'Valley of the Boom' glitches in portrait of Silicon Valley's bustsPosted: Updated:
By Brian Lowry, CNN
"Valley of the Boom" provides a fascinating, timely history lesson in misguided, utterly off-putting fashion. Simply put, a series that spends lots of time talking about initial public offerings and raking in billions doesn't come close to making the sale.
Created by Matthew Carnahan ("House of Lies"), and counting Arianna Huffington among its producers and talking heads, the six-part project chronicles the formative days of Silicon Valley, the birth of instant millionaires and dot-come bubble that conspicuously burst.
As billed, it's a "mostly true story" about three 1990s tech ventures -- Netscape, TheGlobe.com and Pixelon -- that mixes documentary techniques and interviews with dramatic storytelling, yielding a hybrid that winds up feeling majorly deficient on both fronts.
Given the billions amassed in Silicon Valley, the limited series is moderately useful as another glimpse of its origins. As a TV show, however, there are so many glitches in the programming that "Boom" pretty quickly goes bust too.
In direct-to-camera interviews, the real-life participants and third-party experts reminisce about what happened. That's then intercut with dramatic portrayals that occasionally erupt in absurd flights of fancy, like musical numbers and direct-to-camera chats with made-up characters.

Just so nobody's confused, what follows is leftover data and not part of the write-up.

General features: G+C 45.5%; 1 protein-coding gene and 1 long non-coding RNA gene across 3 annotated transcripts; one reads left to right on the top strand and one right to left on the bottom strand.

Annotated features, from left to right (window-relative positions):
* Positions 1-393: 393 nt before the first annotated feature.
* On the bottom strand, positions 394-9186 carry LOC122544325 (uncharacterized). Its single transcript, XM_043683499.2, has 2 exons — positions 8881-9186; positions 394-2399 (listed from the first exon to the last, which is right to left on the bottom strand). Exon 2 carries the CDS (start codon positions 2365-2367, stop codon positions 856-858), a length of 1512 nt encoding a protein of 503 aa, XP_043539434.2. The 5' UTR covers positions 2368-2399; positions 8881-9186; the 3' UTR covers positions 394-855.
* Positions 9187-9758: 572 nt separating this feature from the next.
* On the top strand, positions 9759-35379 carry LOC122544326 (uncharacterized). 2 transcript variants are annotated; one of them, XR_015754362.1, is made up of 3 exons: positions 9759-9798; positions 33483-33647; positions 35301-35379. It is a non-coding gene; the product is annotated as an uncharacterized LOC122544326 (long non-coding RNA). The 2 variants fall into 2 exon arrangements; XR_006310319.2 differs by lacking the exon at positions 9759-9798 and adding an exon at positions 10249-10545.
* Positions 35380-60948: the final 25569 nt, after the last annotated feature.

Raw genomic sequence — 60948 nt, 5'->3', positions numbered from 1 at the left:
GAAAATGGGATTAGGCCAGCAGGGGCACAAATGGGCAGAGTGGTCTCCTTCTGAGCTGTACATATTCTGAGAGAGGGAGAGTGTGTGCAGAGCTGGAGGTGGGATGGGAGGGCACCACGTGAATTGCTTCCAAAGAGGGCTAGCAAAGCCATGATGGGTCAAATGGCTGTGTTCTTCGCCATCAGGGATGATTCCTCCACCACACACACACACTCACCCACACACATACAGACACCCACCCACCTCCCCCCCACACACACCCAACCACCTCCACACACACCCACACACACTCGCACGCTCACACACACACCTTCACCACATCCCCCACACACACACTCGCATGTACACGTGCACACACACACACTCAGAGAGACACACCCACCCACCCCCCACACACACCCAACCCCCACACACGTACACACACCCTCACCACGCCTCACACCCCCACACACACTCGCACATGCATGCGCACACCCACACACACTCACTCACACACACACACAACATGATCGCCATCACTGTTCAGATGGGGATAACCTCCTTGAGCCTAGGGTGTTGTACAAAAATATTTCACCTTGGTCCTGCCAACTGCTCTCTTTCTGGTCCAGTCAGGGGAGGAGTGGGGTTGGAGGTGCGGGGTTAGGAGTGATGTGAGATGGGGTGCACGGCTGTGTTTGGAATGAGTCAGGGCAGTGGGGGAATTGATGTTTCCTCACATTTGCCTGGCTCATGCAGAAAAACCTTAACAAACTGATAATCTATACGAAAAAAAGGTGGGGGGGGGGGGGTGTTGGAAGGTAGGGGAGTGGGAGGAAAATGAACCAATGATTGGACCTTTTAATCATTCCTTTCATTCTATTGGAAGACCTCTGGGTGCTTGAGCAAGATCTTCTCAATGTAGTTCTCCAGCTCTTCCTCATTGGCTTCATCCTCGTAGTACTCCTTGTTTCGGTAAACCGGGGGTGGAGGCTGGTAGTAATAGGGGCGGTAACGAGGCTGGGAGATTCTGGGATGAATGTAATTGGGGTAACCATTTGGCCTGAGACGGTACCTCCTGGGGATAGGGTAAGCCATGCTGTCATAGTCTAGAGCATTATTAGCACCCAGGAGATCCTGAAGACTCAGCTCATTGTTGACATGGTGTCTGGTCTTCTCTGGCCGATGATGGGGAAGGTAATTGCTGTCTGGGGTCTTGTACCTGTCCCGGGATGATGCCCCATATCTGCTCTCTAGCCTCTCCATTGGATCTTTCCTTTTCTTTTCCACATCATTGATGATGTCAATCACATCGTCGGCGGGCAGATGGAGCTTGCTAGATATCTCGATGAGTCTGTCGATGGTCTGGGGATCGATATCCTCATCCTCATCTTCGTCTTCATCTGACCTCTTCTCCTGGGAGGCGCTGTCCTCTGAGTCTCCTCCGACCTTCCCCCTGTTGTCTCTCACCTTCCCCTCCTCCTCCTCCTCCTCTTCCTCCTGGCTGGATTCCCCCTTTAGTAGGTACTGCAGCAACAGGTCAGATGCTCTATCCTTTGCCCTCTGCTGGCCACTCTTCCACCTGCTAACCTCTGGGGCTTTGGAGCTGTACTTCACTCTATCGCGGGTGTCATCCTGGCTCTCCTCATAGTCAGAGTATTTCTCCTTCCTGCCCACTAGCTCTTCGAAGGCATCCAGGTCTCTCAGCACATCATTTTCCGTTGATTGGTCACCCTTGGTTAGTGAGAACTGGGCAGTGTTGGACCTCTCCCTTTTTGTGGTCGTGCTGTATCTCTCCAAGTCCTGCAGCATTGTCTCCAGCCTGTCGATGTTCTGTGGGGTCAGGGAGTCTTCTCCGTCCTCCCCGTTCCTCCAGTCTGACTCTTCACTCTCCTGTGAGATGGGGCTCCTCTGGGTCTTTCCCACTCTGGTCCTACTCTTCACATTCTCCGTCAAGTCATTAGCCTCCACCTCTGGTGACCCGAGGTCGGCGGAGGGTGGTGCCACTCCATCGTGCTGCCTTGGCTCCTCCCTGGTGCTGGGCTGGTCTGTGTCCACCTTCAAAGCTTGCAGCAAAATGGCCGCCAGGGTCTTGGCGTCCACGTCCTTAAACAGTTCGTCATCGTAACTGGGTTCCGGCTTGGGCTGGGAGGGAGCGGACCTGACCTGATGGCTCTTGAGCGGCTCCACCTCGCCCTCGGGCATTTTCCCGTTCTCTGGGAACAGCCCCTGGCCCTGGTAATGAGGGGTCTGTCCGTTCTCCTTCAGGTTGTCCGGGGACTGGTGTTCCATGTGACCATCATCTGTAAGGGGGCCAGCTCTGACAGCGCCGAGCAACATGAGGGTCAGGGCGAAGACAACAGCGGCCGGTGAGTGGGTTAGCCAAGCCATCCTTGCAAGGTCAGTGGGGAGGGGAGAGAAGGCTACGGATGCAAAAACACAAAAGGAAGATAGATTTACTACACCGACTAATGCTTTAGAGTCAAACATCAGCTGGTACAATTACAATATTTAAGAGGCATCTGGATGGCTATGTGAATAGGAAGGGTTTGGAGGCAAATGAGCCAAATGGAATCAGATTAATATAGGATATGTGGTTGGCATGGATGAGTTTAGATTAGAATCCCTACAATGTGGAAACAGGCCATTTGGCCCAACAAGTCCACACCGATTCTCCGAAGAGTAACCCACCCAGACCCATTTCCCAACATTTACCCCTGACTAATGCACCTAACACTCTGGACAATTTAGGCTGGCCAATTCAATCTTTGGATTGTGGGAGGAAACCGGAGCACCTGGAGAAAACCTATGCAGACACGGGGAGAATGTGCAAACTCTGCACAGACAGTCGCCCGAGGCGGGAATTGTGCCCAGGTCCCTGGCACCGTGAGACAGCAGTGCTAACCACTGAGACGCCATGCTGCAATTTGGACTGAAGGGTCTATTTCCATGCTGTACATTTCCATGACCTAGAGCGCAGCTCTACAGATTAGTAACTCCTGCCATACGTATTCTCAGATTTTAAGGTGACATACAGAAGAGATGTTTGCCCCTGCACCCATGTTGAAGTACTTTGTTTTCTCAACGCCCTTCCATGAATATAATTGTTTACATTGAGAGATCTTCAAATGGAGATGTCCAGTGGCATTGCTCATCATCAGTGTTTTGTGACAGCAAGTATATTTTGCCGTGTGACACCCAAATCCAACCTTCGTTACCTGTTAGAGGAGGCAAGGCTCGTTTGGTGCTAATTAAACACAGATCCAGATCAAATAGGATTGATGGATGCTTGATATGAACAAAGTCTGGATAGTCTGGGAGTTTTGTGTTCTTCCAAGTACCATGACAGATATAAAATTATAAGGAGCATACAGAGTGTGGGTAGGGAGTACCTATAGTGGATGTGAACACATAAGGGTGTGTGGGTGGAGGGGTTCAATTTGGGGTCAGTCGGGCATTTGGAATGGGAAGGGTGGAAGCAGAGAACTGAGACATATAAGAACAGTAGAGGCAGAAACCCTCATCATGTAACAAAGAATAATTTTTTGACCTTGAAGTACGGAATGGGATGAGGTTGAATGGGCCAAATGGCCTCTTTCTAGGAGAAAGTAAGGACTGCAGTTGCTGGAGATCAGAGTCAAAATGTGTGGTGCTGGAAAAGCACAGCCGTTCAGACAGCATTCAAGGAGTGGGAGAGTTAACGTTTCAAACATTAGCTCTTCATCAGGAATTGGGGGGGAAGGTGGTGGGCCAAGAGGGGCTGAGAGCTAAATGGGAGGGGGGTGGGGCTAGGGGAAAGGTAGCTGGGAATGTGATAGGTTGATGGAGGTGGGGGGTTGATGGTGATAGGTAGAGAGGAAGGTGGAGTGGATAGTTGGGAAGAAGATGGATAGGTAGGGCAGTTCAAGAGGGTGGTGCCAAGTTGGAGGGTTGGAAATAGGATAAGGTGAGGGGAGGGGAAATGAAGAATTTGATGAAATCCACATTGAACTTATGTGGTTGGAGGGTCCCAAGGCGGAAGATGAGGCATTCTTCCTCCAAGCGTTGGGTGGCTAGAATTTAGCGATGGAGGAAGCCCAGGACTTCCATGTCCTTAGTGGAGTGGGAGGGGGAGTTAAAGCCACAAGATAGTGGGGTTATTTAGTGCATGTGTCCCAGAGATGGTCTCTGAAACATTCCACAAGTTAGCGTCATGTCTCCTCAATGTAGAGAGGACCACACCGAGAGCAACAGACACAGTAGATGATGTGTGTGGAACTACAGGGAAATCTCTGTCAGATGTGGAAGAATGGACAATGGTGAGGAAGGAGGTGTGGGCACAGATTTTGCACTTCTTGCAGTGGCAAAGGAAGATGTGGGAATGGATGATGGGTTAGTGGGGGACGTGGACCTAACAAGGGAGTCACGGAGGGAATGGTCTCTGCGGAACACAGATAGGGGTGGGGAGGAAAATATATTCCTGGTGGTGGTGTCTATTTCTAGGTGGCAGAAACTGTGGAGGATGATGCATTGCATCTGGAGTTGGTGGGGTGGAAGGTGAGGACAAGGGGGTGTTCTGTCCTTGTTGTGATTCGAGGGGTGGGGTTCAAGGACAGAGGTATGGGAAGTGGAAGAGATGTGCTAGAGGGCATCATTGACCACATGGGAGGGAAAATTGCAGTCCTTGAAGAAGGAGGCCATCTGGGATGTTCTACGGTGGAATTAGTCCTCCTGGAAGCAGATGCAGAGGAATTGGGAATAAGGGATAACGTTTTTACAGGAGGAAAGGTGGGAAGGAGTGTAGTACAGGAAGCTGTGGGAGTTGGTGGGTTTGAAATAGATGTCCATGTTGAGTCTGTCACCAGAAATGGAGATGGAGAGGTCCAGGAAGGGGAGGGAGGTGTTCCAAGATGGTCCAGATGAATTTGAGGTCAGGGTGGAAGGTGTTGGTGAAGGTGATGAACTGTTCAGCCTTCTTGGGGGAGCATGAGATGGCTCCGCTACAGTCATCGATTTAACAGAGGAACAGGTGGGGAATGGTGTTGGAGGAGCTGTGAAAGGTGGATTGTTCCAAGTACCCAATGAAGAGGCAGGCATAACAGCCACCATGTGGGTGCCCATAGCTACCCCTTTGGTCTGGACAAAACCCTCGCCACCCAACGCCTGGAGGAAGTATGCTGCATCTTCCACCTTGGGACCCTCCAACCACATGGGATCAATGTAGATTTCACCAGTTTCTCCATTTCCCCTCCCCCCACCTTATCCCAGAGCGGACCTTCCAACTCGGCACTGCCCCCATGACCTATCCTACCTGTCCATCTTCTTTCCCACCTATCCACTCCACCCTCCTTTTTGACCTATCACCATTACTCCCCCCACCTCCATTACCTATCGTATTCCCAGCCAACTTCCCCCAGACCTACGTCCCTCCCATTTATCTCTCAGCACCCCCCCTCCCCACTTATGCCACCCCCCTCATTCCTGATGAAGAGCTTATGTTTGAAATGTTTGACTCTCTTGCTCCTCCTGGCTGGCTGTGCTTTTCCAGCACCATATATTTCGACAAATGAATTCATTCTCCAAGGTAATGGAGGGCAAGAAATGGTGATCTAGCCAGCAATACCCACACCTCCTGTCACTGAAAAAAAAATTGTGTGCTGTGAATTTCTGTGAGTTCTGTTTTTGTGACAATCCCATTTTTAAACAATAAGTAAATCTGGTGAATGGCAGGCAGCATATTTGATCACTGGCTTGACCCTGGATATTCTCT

The mixed format has been used before -- AMC's "The Making of the Mob" comes to mind, as well as National Geographic's earlier "Mars." While that approach is inevitably awkward, it's especially jarring here, undermining what the quality cast can contribute by regularly pulling the focus away from them.
The shame is that this look at three '90s pioneers feels so relevant, especially given all the concerns about that industry wafting through the cultural and political realms. In each case, the company chosen has obvious present-day parallels -- Netscape lost the browser wars to Microsoft, TheGlobe was a precursor to Facebook, and Pixelon offered a theoretical example of YouTube -- giving way to companies that took these early models and ran with them, occasionally by springing off their backs.
The cast includes Steve Zahn as Michael Fenne, a colorful charlatan and scam artist, whose lavish spending was enough -- at least for a while -- to dazzle the rubes. Bradley Whitford, meanwhile, is James Barksdale, the Netscape CEO whose business acumen proved an effective counterweight, for a time, to Marc Andreessen (John Karna), whose lack of people skills rivaled his technical savvy.
"Valley of the Boom" captures the stampede of money into this sector (along with its corrosive effects), and the combination of venture capitalists, genius developers and geeks that came together -- often uncomfortably -- to make that happen.
Still, the dramatic shortcomings obscure its most salient points, most of which have been made elsewhere, better, in movies and TV shows ranging from "The Social Network" and "Pirates of Silicon Valley" to "Halt and Catch Fire."
What emerges, finally, plays like a too-thin documentary with elaborate dramatic reenactments or a stiff and disjointed drama. Either way, "Valley of the Boom" falls into a valley, all right, despite addressing a topic that has produced plenty of peaks.
"Valley of the Boom" premieres Jan. 13 at 9 p.m. on National Geographic.